State Voucher Plans Grow Despite DeVos’s Failure to Enact a Federal Program

Earlier this week, Alyson Klein, Education Week‘s federal education reporter, described her recent interview with Education Secretary Betsy DeVos: “U.S. Secretary of Education Betsy DeVos, who has spent decades advocating for private school vouchers and charter schools, came to Washington with one item at the top of her agenda: to push for a new federal school choice initiative. Her vision is running into trouble on Capitol Hill, where lawmakers in both chambers have failed to fund either of the school choice proposals in the president’s budget. And it’s looking less and less likely that the White House will push to include a federal tax credit scholarship program in a sweeping tax overhaul package that’s slated to be unveiled soon. So where does that leave the secretary? She’s not giving up, she said in a wide-ranging interview with Education Week….”

Klein reports that DeVos is merely “waiting for the right time” to launch her federal school choice initiative, but there is another reason DeVos can be complacent about a federal expansion of some sort of school vouchers: Voucher programs are quietly growing in many states—either as statehouses pass new legislation or as legislatures expand existing voucher provisions and budget more money for such programs at the expense of public school budgets. DeVos knows she can count on the friends with whom she has collaborated for decades—the libertarian lobbying groups, Americans for Prosperity, and the American Legislative Exchange Council (ALEC), the matchmaker between its state legislative members and its corporate and lobbyist members who continue to collaborate on school privatization bills—vouchers, tuition tax credits, and education savings accounts—all represented among the model bills ALEC has on the shelf ready to be introduced into any state legislature.

Here is economist Gordon Lafer, from his excellent book, The One Percent Solution, looking at the bills whose introduction he has tracked across America’s state legislatures: “When we examine this full range of legislation, certain things come into focus that are impossible to see when analyzing any particular bill. For starters, there is the sheer similarity of the legislation—nearly identical bills introduced in cookie-cutter fashion in states across the country. This highlights the extent to which state politics has become nationalized, with different states’ legislation originating from a common source in national advocacy organizations.” (p. 3) “For three decades, beginning in the Reagan administration, authority over social and economic policy and programs has steadily moved from the federal to state governments. Unemployment insurance, welfare, food stamps, transportation, education, and health care spending rely largely on federal spending, but the states establish the level and conditions of support that federal funding provides… At the same time, many of the factors that strengthen corporate political influence are magnified in the states.  First, far fewer people pay attention to state government, implying wider latitude for well-funded organized interests.” (p. 34)  These trends have been intensified by the corporate-driven rise of one-party dominated, all-red states—now 26, and the increase of tactics like making policy in the middle of the night or burying important programs in the fine print of omnibus legislation like state budgets, with neither adequate debate nor public hearings.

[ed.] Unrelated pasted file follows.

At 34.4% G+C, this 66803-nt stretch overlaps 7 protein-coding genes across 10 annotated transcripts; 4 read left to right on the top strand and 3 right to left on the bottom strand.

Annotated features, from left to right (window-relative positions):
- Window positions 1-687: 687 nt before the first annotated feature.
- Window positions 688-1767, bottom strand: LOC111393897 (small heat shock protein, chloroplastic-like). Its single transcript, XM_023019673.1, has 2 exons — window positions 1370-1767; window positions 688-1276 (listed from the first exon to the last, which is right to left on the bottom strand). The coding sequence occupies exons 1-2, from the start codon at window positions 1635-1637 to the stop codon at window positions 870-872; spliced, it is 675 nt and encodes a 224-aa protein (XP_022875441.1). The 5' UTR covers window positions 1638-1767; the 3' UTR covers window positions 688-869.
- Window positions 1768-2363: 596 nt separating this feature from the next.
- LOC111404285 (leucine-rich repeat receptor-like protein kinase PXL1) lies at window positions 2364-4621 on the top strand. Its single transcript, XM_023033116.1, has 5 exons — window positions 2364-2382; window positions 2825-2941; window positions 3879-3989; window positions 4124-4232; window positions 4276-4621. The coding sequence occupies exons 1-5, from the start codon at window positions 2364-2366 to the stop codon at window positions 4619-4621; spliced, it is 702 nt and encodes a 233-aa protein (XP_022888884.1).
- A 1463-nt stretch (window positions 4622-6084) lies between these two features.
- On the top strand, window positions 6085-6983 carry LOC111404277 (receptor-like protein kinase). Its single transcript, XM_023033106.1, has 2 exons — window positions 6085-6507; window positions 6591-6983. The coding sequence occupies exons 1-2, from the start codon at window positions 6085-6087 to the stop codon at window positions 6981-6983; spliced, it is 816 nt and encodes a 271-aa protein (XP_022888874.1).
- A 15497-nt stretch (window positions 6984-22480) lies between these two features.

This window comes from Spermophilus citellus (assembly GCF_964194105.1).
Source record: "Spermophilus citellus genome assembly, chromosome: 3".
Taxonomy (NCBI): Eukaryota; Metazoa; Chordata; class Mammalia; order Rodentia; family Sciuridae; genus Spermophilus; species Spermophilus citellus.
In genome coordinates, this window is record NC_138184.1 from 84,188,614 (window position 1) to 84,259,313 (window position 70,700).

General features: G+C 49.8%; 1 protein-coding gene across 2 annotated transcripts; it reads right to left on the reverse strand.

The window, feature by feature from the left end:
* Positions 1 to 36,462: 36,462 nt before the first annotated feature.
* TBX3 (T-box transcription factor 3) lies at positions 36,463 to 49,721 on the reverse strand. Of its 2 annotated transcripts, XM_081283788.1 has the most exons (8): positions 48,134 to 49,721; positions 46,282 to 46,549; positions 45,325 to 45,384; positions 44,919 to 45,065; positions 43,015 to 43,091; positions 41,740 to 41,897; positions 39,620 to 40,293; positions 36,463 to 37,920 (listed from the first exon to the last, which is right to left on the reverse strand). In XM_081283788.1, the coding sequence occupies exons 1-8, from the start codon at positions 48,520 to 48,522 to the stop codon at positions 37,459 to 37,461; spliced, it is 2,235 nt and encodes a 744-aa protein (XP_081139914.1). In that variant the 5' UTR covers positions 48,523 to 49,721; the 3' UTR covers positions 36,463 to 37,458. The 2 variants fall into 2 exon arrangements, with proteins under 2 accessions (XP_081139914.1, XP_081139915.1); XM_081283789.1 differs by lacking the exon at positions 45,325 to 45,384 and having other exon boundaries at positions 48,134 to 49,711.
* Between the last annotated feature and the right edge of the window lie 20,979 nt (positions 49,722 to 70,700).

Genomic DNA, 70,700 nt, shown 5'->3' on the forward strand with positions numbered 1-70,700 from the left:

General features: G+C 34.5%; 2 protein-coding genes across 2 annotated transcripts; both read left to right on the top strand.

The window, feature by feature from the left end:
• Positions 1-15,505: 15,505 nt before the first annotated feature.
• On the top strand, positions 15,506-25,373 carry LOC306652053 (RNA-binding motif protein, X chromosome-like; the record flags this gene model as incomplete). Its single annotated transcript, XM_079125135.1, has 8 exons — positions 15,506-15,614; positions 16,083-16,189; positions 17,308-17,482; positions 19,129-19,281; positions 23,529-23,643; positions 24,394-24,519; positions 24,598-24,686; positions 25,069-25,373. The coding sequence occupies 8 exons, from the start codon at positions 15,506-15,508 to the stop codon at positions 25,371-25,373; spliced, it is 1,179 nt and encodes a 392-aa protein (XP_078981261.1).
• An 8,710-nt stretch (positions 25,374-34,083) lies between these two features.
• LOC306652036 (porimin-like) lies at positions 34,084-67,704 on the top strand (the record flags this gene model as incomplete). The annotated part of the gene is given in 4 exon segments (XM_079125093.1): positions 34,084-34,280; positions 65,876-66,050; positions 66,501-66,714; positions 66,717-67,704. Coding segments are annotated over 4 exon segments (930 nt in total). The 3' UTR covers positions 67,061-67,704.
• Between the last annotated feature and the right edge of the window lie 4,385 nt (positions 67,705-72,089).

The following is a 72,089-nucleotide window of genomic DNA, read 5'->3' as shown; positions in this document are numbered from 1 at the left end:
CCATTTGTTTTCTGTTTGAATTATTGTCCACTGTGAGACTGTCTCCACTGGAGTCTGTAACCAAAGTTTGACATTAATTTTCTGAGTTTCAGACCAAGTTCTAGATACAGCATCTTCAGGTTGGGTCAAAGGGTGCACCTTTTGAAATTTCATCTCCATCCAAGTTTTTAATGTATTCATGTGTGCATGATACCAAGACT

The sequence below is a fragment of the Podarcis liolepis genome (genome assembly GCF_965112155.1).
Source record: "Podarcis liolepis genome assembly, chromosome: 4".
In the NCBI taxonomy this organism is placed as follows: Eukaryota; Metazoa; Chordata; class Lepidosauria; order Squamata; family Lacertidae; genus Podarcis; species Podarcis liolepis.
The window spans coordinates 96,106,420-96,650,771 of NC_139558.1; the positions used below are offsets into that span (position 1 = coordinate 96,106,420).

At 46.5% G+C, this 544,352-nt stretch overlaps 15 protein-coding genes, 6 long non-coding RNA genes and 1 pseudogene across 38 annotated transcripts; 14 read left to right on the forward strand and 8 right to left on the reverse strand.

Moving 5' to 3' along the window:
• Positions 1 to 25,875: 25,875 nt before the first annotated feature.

The most recent example of the expansion of vouchers in state policy is, of course, the “compromise” school funding plan passed at the end of August by the Illinois legislature and signed by Governor Bruce Rauner. This blog has extensively covered the Illinois budget crisis and the school funding crisis that surfaced this spring when the legislature developed a plan that would more equitably distribute state funding to local school districts. Rauner vetoed the plan because he said it was a bailout for the beleaguered Chicago Public Schools, despite that everyone except Rauner pretty much agreed it would be a fairer plan.  By the time Rauner called a special legislative session to develop a plan he would be willing to support, it became known that, at the suggestion of Cardinal Blase Cupich of  Chicago’s Archdiocese, Rauner had declared he would support more money for the public schools, as long as the legislature added a tuition tax credit school voucher program.